As a continuation of the club’s policy of hiding starters from clubs they’ll be facing early in the season, today’s scheduled starter for the Blue Jays, Brett Cecil, ended up pitching in a minor league game instead of against the Orioles. On the surface, it seems normal enough– the club did the same with Brandon Morrow yesterday, sending Kyle Drabek to face the Yankees regulars instead– but at Miked Up, Mike Wilner tells us something a little curious.
“The second reason to have Cecil work at the minor-league complex was because in the more controlled environment, they could make sure to get him seven ‘innings’ of work by ending innings early just to get him the ups and downs. As it turned out, they didn’t need to. It was an intra-squad game, so there wasn’t any scoring kept, and we didn’t find out Cecil was pitching until after the game had started (and weren’t told it was going to happen in the morning), so none of the media assemblage was there to see him.”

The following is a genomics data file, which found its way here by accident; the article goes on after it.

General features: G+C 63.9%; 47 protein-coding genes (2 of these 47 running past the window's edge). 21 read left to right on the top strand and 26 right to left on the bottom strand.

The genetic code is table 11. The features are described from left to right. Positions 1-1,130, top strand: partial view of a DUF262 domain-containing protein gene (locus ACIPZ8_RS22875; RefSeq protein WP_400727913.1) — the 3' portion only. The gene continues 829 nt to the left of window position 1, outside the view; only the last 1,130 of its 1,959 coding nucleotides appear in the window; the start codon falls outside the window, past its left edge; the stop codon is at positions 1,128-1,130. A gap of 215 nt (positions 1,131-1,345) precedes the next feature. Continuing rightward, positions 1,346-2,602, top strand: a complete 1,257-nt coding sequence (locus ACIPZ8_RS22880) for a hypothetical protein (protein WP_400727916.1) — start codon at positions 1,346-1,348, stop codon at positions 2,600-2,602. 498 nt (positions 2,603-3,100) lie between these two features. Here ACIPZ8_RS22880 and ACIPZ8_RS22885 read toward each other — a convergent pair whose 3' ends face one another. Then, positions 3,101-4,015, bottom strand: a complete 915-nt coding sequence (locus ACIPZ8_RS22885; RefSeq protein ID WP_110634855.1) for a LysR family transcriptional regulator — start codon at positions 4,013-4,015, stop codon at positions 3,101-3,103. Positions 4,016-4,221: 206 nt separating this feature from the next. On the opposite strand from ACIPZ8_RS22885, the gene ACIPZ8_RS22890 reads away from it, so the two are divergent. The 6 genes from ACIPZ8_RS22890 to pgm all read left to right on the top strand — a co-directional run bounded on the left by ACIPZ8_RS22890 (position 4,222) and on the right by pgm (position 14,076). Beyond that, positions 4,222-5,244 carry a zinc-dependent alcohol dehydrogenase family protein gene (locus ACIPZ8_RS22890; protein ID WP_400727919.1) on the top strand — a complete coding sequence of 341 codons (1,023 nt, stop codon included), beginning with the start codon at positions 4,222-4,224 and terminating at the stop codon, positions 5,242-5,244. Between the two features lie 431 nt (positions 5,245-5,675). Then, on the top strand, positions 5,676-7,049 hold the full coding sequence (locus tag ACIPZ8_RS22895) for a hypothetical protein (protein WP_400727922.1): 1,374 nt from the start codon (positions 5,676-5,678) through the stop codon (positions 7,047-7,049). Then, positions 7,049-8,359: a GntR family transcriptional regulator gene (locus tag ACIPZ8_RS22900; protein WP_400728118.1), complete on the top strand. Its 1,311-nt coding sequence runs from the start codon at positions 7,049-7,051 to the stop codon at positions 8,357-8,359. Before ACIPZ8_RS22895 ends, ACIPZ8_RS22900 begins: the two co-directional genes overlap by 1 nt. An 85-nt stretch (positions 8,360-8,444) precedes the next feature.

I’m not knowledgeable enough of the situation to suggest something fishy is going on here, but seeing as Cecil has been easily the most scrutinized of the Jays projected starters, and– given the way Kyle Drabek has pitched this spring– is the rotation member with perhaps the most tenuous grasp on his spot, you can see how there’s benefit to not further deepening the image problem, or allowing the media to push the magnifying glass harder down onto his head.
I hope it’s not that, because by essentially creating a closed session from which only Alex Anthopoulos can provide us information– shock: he was very positive– all they’ve done is create the conditions for fans to start wildly speculating about what the club possibly doesn’t want us to see.
Counterproductive, and kind of a bullshit move? Let’s hope it was an honest mistake.